Renaissance Beauties

Towards the end of the Summer I received an exciting comission from the Finnish National Gallery. I was kindly asked to create a jewellery series in the spirit of an upcoming exhibition at Sinebrychoff Art Museum in Helsinki! I immediately said yes because these are the types of projects and collaborations that infinitely inspire me.

Lucas Cranach the Elder: Portrait of a young woman, 1525. Finnish National Gallery | Sinebrychoff Art Museum. Photo: Finnish National Gallery, Hannu Aaltonen

The exhibition in question is Renaissance Beauties, a selection of extremely old, rare and valuable paintings by German Renaissance master Lucas Cranach the Elder. It opened in Sinebrychoff Art Museum last week and runs until January 5th of next year 2020. The central theme in this exhibition is female beauty, portrayed in paintings of young women, nude or wearing beautiful clothing of the era. Hair accessories, beaded clothing details and awe-inspiring jewellery are always heavily present in these portraits. The detailing in the paintings is generally exquisite and colours deep, dark and luscious.

Lucas Cranach the Elder: Venus and Cupid the Honey Thief, 1530. Statens Museum for Kunst, Copenhagen. © SMK Photo | Jakob Skou-Hansen

I wanted to use mainly vintage materials for this jewellery, since it was my aim to make something special and unique. At first I spent many hours glued to my laptop, searching for beads and findings with exactly the right “vibe”. I was thinking black, dark green, brown, terracotta, dark orange, brass and copper. Soft white milk glass for contrast and as a reminder of the numerous white pearl necklaces seen in the paintings. Matt and opaque, smooth surfaces, deep tones and slightly unusual yet harmonious shapes that would go well together. Finding, choosing, rejecting, finding and choosing again. I absorbed all the feelings I could get from the few pictures of paintings that I was shown in advance, and well, this is what I came up with in the end. The idea was not to copy the jewellery and style seen in the paintings, but to find inspiration from them, then bring it all out into here and now, Autumn of 2019. This is our version of today’s Renaissance beauty.

Fine van Brooklin short earrings featuring vintage milk glass drops and malachite green Czech glass beads, vintage brass bead caps and sterling silver. Photo: Tiina Karhula, Make up and hair: Eve at Sin Kid Makeup, Model: Johanna

The comission was for two earring styles and a necklace. Very limited series, a compact ensemble. I made them so that they can be combined freely and look great together, but are also equally wearable and complete when worn separately. The necklace has an adjustable length, there is a 7cm decorative extension chain at the neck for a comfortable fit. Smooth glass beads and soft velvet ribbon towards the neck are gentle against the skin.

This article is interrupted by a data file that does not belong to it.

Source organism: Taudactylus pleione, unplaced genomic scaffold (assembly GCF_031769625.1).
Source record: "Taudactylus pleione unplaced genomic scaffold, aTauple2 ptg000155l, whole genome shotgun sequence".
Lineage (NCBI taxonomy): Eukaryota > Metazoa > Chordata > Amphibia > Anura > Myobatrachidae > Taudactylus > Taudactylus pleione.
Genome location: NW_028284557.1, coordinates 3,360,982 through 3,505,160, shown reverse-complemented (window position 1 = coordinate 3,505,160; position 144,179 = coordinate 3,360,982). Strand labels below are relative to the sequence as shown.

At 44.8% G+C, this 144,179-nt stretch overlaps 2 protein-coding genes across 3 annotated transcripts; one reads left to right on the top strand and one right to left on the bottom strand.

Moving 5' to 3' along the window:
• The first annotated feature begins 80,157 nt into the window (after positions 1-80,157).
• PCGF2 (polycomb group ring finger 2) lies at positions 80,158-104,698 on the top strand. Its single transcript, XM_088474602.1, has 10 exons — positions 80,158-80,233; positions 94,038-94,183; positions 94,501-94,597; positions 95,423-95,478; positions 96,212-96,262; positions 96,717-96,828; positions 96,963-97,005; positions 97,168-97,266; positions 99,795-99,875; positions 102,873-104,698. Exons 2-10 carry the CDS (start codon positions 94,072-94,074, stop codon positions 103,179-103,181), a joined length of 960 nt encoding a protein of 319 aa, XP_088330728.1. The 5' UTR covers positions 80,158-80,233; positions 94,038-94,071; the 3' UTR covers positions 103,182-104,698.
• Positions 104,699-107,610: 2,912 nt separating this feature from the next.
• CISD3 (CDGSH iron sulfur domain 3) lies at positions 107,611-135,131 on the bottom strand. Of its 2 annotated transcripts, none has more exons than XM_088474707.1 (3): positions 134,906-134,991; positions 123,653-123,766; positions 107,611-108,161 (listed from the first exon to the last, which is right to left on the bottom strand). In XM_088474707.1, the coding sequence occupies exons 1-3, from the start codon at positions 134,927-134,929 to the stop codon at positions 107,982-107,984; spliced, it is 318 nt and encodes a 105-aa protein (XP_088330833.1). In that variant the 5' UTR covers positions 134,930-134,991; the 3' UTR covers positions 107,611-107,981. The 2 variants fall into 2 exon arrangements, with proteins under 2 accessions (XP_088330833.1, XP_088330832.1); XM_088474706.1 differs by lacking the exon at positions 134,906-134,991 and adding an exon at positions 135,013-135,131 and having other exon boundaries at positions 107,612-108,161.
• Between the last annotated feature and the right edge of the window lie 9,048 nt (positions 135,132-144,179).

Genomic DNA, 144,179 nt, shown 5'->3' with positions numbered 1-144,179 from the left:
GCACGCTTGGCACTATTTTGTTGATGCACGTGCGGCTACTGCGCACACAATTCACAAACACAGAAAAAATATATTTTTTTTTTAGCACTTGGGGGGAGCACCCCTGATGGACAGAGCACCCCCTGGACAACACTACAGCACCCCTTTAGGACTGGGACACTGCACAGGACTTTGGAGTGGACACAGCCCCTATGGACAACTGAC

Fine van Brooklin long earrings and necklace featuring all vintage glass beads and brass from 1910s to 1970s: milk glass drops and malachite green Czech glass beads, German black glass leaves and tortoise brown drops, Japanese orange glass rondelles and American brass links and gold fill. Photo: Tiina Karhula, Make up and hair: Eve at Sin Kid Makeup, Model: Johanna

Fine van Brooklin short earrings featuring vintage milk glass drops and malachite green Czech glass beads, vintage brass bead caps and sterling silver. Photo: Tiina Karhula, Make up and hair: Eve at Sin Kid Makeup, Model: Johanna

I love museum shops. Whenever I visit museums in Finland or abroad and especially when I see an exhibition or simply a museum building that I really like a lot, I tend to long for a chance to purchase something that would remain as either a practical or wearable token and souvenir by which to remember the beautiful art experience. I am honoured that the Sinebrychoff museum trusted my vision to create these special tokens made available for their visitors. I took this job very seriously, and sincerely hope that as many exhibition visitors as possible can see in this jewellery what I saw and am hoping to be able to give through them.

Fine van Brooklin long earrings and necklace featuring all vintage glass beads and brass from 1910s to 1970s. Photo: Tiina Karhula , Make up and hair: Eve at Sin Kid Makeup, Model: Johanna

The availability of these particular earrings and necklace is exclusive to the Sinebrychoff Art Museum shop, so you can be sure not to bump into exactly the same jewellery in every boutique on the high street. Not even at my own atelier in Liisankatu 17 in Helsinki, however, you are always warmly welcome to visit my studio when you want to see in person what else I have come up with lately! And the 24/7 online gallery of Fine van Brooklin jewellery can be found here. All my jewellery tends to be either unique or made in small quantities. That’s how it is, especially when working with vintage materials. And if you ask me, we’re all the better for it.

 

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